Saturday, January 19, 2013
Why "TCGs As Toys" Is Destroying The Industry.
Ah, Trading Card Games. I've been playing them for about half my life; the thrills of collecting and trading, and of course winning, which has caused me to be a fan of Trading Card Games for so long. However, since I have aspirations to join the market, I am equally fascinated by the failures and boy, are there a lot of failures.
But why are there so many failures? Despite hundreds of Trading Card Games , or "TCGs", having been made, only three: Magic the Gathering, Pokemon, and Yu-Gi-Oh, have had broad success and define the industry. Many card games are naturally pale imitations of those three and crumble within their first two years.
video overview of trading card games likely cost a penny to print, but if I had obtained it while the game was still big, I could have sold it for about a hundred bucks. Producing something for a penny and selling it for a hundred dollars is the dream of every manufacturer ever; It's why the illegal drug market is so big, and why so many Trading Card Games have been produced.
But lately, the industry has been laying some real stinkers. Expensive, colossal stinkers.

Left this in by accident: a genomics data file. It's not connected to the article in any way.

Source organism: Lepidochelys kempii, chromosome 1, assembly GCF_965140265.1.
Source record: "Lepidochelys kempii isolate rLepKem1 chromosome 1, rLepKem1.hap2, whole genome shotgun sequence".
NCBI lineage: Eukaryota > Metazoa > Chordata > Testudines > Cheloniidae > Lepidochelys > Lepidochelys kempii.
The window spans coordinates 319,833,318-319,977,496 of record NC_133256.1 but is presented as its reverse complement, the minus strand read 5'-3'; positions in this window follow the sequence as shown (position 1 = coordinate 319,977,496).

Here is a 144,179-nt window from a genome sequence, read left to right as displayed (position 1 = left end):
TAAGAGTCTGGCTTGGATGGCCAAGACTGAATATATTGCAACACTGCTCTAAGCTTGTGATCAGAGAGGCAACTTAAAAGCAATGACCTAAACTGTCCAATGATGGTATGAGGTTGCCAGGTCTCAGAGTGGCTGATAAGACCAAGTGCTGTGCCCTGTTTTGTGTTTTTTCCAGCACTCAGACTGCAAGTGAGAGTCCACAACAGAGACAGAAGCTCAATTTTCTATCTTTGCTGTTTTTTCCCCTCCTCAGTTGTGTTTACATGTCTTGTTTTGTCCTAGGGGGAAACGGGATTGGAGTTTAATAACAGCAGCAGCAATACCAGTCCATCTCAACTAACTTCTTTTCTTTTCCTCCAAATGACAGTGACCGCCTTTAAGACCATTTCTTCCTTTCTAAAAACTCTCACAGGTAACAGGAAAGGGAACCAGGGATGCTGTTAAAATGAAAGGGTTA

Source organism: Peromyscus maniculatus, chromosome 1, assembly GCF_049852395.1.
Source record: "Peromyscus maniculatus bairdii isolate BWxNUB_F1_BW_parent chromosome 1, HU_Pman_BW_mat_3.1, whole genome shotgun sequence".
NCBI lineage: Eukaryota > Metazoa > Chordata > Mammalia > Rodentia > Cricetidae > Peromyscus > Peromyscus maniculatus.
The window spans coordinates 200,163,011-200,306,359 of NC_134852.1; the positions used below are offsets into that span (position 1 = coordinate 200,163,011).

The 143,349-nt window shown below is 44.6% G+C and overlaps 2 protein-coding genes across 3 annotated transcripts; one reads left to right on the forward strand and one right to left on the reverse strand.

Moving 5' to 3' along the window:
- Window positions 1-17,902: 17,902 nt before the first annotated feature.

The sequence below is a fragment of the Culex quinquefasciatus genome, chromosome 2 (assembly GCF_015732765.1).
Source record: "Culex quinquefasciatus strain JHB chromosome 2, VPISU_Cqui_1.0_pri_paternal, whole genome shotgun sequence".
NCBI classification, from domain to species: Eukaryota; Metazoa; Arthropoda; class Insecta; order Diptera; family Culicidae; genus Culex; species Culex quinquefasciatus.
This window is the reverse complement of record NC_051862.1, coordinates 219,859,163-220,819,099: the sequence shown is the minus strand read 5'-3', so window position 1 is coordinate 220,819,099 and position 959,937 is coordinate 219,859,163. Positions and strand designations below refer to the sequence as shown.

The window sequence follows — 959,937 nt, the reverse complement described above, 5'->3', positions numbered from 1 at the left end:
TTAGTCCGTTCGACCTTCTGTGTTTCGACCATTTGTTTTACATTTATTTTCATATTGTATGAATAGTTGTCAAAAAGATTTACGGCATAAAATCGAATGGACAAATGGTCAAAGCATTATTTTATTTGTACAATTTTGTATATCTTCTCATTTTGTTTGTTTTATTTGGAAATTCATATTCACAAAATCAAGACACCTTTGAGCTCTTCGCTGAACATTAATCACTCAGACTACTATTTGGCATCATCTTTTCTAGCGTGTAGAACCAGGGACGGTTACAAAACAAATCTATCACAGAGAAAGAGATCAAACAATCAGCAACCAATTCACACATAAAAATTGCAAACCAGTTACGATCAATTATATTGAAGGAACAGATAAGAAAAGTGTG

The result was store shelves engulfed with immobile Redakai merchandise that could not sell even when marked down by seventy-five percent and a "Buy one, get two free" incentive at the same time.
However, I have developed a hypothesis as to why Redakai was so bad. I also believe that other companies such as Jakks Pacific and their property Monsuno as well as Hasbro with Kaijudo have been caught by this pitfall.
They had the wrong mindset from the very beginning. They thought of Trading Card Games as Toys.
Now, I know what you're thinking: Why not think of TCGs as toys? They're put in the toy section and they're sold in toy stores, right?
Right, but I believe the problem is that when a typical company hears the word "Toy", they think "ages five to twelve".
Now, the Bread and Butter of a Trading Card Game is Organized Play, where gamers get together, trade, battle, and often buy large numbers of cards to stimulate the game. The Bread and Butter of Organized Play is teenage and adult men. These are people with big allowances and jobs who can afford such a hobby.
By labeling Trading Card Games as "Toys", companies with little experience at making them lock-on to the wrong demographic; If you pander your game only to kids five to twelve, you might sell some cards, but teens and adults not only have more money to spend on cards, but care more about getting the latest and greatest so that they can stay on top of the metagame, the constantly-evolving tiers of power within the game's universe.; You won't get very far if you target five-year-old kids who have no money and barely know how to read.
Kids are a periphery demographic. This even applies to merchandise-driven card games; If your supporting material is unappealing to older gamers, you don't stand a chance. Give your tie-in TV show some pathos and an interesting plot line that teens and adults can get into.